Saturday, April 15, 2006

Let my people go

I'm not a great writer. Sometimes when something big happens and I want to write about it, I can't do it justice and therefore I don't write about it at all. But I can't pass up mentioning the experience that our bible study group had over the past weeks so bear with me and assume that it was much more intense in every manner than I'm describing.

We planned, prepared and led a (Messianic) Passover Seder for our church on Thursday night. A Seder is a ritual family meal to celebrate Passover, which is the remembrance of the passover of the Lord when he spared the Israelites from death of the firstborn when they were in Egypt. It also serves to celebrate the exodus of the Israelites from bondage in Egypt into freedom in the Promised Land.

For weeks, we've studied what the scriptures say about passover and planned the logistics of performing a seder to include people who have never heard of one so that they would understand it and serve dinner to a large group of people. Because of some snafus in communication, I expected we'd have about 50-80 people but instead we had 200 people register for the seder. Yikes! I think about 150 showed up but that's only my guess.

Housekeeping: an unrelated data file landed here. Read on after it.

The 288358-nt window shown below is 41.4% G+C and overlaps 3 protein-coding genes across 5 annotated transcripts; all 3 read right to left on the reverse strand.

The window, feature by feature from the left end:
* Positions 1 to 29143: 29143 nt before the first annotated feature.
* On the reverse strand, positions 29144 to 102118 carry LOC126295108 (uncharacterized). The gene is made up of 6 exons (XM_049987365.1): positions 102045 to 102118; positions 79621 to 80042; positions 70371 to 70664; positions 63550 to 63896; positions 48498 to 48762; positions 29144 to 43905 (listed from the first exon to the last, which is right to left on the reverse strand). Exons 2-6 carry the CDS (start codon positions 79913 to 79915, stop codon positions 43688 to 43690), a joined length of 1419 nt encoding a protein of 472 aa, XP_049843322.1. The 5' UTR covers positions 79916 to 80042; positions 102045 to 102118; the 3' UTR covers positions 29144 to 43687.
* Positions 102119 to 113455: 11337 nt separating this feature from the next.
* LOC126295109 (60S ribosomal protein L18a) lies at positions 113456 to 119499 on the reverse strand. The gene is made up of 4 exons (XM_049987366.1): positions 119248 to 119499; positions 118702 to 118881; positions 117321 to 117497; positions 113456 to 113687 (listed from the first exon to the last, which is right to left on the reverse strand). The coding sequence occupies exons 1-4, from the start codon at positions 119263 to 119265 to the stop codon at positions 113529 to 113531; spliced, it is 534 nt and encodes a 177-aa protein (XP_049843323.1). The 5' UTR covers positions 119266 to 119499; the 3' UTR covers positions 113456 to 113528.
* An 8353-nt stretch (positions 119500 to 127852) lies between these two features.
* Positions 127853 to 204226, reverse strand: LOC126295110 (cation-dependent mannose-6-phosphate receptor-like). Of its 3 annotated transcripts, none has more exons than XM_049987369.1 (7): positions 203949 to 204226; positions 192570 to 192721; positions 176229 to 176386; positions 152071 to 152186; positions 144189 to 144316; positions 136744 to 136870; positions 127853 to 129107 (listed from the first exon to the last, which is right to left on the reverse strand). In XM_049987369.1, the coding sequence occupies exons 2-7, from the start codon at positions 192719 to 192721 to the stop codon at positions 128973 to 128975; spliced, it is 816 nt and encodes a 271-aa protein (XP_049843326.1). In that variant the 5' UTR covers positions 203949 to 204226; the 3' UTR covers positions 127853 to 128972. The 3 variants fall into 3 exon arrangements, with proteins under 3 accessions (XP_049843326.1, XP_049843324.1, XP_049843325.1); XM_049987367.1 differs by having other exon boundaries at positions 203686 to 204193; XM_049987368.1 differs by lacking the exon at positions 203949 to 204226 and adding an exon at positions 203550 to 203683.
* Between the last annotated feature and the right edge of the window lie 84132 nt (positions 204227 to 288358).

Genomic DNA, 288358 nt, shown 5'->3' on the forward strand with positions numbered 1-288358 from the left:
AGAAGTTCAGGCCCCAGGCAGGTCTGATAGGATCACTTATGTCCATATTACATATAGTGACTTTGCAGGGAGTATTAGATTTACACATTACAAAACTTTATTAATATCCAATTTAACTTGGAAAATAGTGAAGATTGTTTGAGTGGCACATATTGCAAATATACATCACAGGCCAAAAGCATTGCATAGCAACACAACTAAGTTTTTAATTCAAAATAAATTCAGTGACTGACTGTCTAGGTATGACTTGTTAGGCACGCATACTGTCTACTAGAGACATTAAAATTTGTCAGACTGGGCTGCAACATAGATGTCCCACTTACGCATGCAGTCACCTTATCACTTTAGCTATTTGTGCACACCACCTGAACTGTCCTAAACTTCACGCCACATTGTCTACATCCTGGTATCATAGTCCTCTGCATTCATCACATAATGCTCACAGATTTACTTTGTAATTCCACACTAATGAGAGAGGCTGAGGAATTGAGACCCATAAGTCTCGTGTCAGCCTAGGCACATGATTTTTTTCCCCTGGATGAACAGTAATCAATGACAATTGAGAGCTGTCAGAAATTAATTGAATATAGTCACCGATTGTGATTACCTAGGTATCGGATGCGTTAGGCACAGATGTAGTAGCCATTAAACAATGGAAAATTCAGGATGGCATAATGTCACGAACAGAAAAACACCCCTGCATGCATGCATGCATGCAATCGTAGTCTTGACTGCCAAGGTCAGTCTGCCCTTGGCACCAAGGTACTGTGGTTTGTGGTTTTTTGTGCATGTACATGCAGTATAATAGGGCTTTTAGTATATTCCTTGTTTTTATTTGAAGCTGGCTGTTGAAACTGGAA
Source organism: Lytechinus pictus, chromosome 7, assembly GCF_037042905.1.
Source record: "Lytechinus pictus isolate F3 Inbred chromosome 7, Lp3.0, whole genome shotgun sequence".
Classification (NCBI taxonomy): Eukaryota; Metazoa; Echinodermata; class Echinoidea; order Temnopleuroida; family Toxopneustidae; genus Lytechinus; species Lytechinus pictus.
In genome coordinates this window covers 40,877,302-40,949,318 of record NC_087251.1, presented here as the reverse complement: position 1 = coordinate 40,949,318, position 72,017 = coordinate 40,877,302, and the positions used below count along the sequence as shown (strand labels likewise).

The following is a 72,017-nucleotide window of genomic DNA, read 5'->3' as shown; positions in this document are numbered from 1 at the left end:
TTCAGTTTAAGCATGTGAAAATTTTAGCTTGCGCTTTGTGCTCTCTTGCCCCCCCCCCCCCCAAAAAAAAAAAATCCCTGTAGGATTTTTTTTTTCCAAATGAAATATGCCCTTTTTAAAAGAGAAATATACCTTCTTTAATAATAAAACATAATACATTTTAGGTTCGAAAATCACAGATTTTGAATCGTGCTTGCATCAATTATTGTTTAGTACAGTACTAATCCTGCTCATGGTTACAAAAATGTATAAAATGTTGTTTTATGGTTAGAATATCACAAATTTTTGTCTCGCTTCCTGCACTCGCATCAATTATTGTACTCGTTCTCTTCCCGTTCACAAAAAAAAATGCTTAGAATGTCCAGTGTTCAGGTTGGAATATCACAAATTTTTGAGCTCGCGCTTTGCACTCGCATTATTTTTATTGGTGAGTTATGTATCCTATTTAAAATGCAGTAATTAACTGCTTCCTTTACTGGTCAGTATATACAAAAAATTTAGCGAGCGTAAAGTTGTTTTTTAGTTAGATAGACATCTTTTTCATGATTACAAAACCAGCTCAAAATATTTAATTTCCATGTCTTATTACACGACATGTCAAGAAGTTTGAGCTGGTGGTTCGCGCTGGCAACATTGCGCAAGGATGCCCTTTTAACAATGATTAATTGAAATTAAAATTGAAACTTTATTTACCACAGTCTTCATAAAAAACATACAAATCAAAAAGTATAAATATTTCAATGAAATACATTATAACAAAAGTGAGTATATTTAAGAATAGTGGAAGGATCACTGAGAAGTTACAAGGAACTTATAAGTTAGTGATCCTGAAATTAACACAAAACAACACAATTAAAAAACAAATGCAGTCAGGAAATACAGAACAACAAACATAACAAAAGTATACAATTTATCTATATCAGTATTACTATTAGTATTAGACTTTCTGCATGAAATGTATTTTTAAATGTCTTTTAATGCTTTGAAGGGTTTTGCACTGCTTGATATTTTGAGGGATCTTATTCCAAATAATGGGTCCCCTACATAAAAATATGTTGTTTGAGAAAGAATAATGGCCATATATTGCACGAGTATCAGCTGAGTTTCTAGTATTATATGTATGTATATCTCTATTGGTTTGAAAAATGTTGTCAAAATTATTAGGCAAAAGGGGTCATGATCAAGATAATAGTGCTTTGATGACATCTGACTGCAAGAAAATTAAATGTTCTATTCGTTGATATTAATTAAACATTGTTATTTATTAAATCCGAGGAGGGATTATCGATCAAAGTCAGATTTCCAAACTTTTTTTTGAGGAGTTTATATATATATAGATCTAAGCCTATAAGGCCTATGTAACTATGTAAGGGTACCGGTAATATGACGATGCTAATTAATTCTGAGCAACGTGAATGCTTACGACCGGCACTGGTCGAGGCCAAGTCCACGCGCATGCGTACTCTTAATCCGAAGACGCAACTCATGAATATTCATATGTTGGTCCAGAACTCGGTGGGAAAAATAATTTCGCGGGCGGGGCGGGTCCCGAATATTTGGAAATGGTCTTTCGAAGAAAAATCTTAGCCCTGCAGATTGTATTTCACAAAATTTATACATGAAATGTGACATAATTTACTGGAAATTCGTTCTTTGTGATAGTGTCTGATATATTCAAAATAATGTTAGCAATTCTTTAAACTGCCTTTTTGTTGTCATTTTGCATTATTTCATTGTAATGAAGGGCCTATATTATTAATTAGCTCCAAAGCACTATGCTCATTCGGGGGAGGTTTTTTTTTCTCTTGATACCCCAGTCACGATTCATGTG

The planning was impeded by many of us missing a number of meetings and it left a lot of details to be handled at the last minute. There were too many to list here but one that will stand out in all of our minds forever is how to feed 200 people without a real kitchen on the premises.

We rented warming ovens for the food and despite great intentions and strictly following the instructions for using them, we had a fire. I don't just mean that the sternos were lit in the ovens - I mean that the ovens caught on fire. Thank God they were outside by the time they got really bad and that Kirsten and Amy got out of the kitchen when they did as well (lest they pass out from the searing heat and chemicals in the air.) The fire required the fire extinguisher and one of the ovens was so hot that the aluminum food service tray (I don't mean an aluminum foil pan) melted. According to Andy's research, aluminum melts at 1220 degrees Farenheit. Yikes.

I'm getting tired so I'll wrap up here by saying that although I felt the planning and preparation for the service was extremely stressful and frustrating, I'm already feeling the amnesic effects gained by the passage of time after such a crazy event.

Next year in Jerusalem?

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